a copy of the personal property inventory.
(5) Arrange, as required, for civil-
ian or military escort. (3) Transfer all personal property
to the supporting transportation element.
(1) Have TCMDs (DD Form 1384) F-41. Engineer
completed; one form for each vehicle or other
exterior container. a. Blocking, Bracing, Packing, Crat-
ing, and Tie-Down.
(2) Have load plans completed for
each vehicle; load plans will reflect necessary last (1) Determine, in coordination
minute adjustments. with the appropriate office, specific BBPCT
requirements for deployment based on actual (7) Provide sufficient trained
personnel and equipment for movement; actual teams to execute rail, air, and sea loading opera-
method of movement; equipment for movement; tions. Type team is dependent upon specified
and POE. method of deployment.
(2) Request any necessary BBPCT b. Billeting.
support from the USAF. The request should
identify— (1) All personnel in BOQ or BEQ
will clear quarters.
• The location of the POE
at which the support is required. (2) Notify finance of the cutoff date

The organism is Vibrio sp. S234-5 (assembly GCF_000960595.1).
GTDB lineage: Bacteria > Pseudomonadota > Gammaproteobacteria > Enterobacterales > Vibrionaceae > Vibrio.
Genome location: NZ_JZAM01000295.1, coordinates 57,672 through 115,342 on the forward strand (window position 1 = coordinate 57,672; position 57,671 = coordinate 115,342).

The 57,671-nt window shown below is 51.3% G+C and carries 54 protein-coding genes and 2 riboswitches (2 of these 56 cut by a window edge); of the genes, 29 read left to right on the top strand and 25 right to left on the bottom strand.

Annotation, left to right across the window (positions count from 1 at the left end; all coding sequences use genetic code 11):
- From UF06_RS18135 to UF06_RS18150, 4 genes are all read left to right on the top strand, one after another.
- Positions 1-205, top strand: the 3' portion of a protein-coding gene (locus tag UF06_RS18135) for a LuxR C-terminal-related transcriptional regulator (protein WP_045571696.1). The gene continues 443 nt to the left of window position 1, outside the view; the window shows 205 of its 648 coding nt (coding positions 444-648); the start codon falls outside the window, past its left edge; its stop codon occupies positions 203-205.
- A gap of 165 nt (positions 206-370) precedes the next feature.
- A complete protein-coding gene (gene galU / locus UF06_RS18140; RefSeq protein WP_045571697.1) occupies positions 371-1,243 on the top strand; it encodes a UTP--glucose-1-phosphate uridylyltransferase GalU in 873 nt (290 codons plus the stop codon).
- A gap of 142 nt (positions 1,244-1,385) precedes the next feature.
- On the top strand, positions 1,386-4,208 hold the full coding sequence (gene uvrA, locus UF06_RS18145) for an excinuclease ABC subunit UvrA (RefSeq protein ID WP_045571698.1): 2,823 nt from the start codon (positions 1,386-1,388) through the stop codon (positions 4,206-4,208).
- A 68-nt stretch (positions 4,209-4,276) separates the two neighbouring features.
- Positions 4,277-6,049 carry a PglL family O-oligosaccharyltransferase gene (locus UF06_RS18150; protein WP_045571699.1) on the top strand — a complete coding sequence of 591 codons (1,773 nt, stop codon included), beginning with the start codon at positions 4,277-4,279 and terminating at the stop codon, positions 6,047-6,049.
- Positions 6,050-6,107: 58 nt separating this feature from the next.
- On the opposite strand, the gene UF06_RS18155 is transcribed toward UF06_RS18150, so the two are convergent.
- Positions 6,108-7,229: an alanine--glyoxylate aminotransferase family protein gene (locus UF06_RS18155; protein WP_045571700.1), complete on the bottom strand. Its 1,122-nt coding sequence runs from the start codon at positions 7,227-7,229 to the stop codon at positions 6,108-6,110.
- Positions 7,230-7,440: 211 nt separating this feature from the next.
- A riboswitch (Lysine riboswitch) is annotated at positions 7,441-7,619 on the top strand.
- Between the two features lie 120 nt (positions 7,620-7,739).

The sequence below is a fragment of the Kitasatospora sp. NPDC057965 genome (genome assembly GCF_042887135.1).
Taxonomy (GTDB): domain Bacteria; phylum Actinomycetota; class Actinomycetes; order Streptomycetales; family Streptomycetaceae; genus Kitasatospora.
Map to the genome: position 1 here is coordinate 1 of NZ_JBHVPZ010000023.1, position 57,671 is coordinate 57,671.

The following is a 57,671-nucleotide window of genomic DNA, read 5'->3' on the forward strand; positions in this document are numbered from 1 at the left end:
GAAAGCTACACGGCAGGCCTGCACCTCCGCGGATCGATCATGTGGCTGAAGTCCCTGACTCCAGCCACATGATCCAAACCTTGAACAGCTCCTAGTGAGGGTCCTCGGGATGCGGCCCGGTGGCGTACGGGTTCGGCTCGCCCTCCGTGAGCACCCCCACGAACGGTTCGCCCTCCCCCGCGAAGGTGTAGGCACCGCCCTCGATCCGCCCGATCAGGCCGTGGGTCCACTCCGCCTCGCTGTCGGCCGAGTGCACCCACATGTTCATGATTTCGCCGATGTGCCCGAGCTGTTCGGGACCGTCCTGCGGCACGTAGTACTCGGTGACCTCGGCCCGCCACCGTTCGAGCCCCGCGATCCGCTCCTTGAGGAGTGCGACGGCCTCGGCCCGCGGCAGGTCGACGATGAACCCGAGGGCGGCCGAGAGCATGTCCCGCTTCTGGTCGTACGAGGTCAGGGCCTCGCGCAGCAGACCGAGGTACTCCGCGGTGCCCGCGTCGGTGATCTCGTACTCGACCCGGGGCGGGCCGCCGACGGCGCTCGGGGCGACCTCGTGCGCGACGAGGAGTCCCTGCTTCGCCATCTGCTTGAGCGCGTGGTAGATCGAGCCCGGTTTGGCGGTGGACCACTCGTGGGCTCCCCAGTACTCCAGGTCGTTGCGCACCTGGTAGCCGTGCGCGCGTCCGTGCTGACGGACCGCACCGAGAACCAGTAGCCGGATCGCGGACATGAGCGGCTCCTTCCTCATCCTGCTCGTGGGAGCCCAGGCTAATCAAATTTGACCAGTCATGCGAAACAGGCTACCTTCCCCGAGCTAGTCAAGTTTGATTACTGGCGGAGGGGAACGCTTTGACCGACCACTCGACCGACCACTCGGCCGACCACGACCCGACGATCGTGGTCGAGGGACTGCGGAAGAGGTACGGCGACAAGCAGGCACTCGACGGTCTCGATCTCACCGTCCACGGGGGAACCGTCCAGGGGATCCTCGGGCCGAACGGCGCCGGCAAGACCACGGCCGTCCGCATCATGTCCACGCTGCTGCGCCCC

for BAQ (quarters allowance) for all single per-
• The date and time which sonnel.
hospital personnel will report to the POE, and (3) Brief dependent families on
the date and time they will depart (deploy). family quarters policies and procedures.
(3) Request any packing and (4) All personnel residing off-post
crating support necessary to supplement organic will either terminate their leases or make other
assets for sealing previously fabricated supple- suitable arrangements.
mental packing items.
c. Real Property Facilities.
(4) Provide space in the unit area
for packing and crating operations. (1) Request termination of assign-
(5) Deliver equipment and
supplies to the designated packing and crating (2) Request designation of interim
base of operations. RPF manager through command channels.
(6) Maintain a packing list for (3) Transfer accountability for RPF
each box packed. to the interim RPF manager prior to deployment.
THE GENEVA CONVENTIONS
G-1. Law of Land Warfare G-2. Medical Implications of Geneva Con-
a. Sources of the Law of Land Warfare.
a. Provisions for Collection of Wounded